Body positivity and mental health

Conversation with Sharon Maxwell: on Body Positivity and Mental Health

Sharon Maxwell is an advocate for body positivity, mental health, and against the diet industry. 

The Chicagoan native was diagnosed with anorexia inversa, subtype purging two years ago and, ever since, she has battled against her nature and people’s prejudices. 

Anorexia inversa leads to an overweight and muscular body, often associated with behavioral disorders. The eating disorder is both psychiatric and metabolic, with researchers suggesting that the illness is a result of genetics as well as psychology. People categorized as “subtype purging” try inducing weight loss through behaviours such as self-induced vomiting and fasting -purging indeed. 

Maxwell remembers her suffering from anorexia inversa and never looking for treatment. The former teacher has been living with the mental health disease since she was seven but she didn’t know what it was. She looked and felt different, but no one around her talked about it. 

“My family did not believe in mental health illnesses,” Maxwell says, “it was a taboo topic and it was viewed like a sin.”

Maxwell was raised in a religious community, where psychologists were considered “god-less.” Instead of going to therapy, people affected by mental health issues were encouraged to pray, beg God, and be thankful. That was the formula to receive peace.

When she was 10, Maxwell was put on Weight Watchers and, since then, she has enrolled in 30 different types of diets. Maxwell started purging and practicing severe restriction in her eating habits, until she landed in the diet world. She started posting before and after pictures and enrolling in different programs. 

“I sought validation and praise simply by shrinking my body and telling people that I was healthy,” says Maxwell.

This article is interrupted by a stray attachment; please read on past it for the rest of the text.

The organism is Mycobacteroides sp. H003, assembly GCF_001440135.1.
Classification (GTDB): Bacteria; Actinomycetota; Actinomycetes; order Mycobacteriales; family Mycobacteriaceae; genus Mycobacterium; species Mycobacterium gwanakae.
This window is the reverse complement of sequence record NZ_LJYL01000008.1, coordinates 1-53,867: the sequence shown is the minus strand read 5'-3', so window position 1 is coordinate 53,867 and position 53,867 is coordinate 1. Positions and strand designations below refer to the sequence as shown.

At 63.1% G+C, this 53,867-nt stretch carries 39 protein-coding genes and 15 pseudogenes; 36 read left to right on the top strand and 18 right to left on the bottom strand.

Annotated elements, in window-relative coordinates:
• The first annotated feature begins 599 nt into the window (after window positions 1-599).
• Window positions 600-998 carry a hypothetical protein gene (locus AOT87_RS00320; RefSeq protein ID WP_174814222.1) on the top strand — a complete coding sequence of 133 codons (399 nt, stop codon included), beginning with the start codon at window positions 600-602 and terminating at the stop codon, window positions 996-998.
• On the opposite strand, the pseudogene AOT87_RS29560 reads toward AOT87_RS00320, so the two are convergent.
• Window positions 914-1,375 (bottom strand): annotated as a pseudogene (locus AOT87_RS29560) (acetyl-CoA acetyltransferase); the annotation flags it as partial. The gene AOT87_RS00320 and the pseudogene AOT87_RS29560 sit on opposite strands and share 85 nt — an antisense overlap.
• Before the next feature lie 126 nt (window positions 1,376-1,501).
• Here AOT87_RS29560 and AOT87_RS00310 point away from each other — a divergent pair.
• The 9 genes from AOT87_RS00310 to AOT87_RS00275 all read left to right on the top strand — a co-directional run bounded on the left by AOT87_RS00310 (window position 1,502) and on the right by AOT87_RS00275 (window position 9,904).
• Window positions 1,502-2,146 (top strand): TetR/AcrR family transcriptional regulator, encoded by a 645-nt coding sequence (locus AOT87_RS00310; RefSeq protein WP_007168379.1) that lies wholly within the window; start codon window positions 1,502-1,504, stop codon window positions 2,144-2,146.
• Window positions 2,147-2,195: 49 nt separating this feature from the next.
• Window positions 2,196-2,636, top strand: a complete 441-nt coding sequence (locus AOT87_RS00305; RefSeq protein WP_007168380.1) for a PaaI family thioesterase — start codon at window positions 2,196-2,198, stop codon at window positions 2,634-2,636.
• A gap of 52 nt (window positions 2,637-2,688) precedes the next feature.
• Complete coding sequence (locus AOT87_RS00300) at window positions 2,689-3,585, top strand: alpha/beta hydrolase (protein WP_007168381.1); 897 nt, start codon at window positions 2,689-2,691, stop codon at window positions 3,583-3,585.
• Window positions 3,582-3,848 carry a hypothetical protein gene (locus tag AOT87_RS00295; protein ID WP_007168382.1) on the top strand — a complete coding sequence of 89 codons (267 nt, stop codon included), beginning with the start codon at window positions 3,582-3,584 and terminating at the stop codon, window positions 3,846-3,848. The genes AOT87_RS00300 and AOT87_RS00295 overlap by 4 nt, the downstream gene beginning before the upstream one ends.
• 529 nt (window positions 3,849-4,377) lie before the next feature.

But she wasn’t healthy. Behind the scenes, her body started collapsing. She had to get extensions for her bald spots on her head, she regularly passed out, and her skin and nails were cracking. 

The diet industry is business with blurry boundaries and ethics. In 2018 the industry reached a new high, growing 4% to $72 billion. Every product related to diets has been growing for the past few years, from meal replacements such as shakes -that now replace diet soft drinks. Intermittent fasting is becoming more and more popular and even weight loss surgeries are expected to rise. Diet culture sucked Maxwell in its promises and products. Until Maxwell decided it was time to reverse the damage and share the dangers of diet culture. 

By sharing her journey, the Chicagoan wants to challenge people’s fat-phobic views and to educate them on mental health. 

“I want to break the stigma for people who believe that mental health issues are a direct result of sin,” says Maxwell, “because it is just a way to manipulate people.”

Maxwell hasn’t induced purging in over a year, she doesn’t post before and after photos anymore, and she is not scared of showing her body. She is proud to be Sharon Maxwell. 

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